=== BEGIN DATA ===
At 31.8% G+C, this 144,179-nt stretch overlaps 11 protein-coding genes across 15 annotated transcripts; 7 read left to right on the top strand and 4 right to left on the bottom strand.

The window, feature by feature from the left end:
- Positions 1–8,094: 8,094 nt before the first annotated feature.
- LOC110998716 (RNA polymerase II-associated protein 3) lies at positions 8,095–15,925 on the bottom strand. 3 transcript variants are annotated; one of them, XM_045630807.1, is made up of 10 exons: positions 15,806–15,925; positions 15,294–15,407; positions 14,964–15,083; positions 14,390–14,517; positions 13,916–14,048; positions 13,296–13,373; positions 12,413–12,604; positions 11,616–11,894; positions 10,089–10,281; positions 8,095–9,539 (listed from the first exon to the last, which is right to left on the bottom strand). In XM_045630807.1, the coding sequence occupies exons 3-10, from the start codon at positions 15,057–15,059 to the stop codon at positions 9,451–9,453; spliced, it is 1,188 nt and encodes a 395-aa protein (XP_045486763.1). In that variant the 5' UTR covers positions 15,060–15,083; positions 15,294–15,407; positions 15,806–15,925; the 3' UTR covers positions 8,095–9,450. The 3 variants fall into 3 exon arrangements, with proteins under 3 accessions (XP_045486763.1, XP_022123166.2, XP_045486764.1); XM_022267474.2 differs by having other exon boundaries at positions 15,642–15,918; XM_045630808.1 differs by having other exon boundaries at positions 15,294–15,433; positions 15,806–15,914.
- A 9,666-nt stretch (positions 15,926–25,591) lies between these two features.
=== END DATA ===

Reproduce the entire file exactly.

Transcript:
At 31.8% G+C, this 144,179-nt stretch overlaps 11 protein-coding genes across 15 annotated transcripts; 7 read left to right on the top strand and 4 right to left on the bottom strand.

The window, feature by feature from the left end:
- Positions 1–8,094: 8,094 nt before the first annotated feature.
- LOC110998716 (RNA polymerase II-associated protein 3) lies at positions 8,095–15,925 on the bottom strand. 3 transcript variants are annotated; one of them, XM_045630807.1, is made up of 10 exons: positions 15,806–15,925; positions 15,294–15,407; positions 14,964–15,083; positions 14,390–14,517; positions 13,916–14,048; positions 13,296–13,373; positions 12,413–12,604; positions 11,616–11,894; positions 10,089–10,281; positions 8,095–9,539 (listed from the first exon to the last, which is right to left on the bottom strand). In XM_045630807.1, the coding sequence occupies exons 3-10, from the start codon at positions 15,057–15,059 to the stop codon at positions 9,451–9,453; spliced, it is 1,188 nt and encodes a 395-aa protein (XP_045486763.1). In that variant the 5' UTR covers positions 15,060–15,083; positions 15,294–15,407; positions 15,806–15,925; the 3' UTR covers positions 8,095–9,450. The 3 variants fall into 3 exon arrangements, with proteins under 3 accessions (XP_045486763.1, XP_022123166.2, XP_045486764.1); XM_022267474.2 differs by having other exon boundaries at positions 15,642–15,918; XM_045630808.1 differs by having other exon boundaries at positions 15,294–15,433; positions 15,806–15,914.
- A 9,666-nt stretch (positions 15,926–25,591) lies between these two features.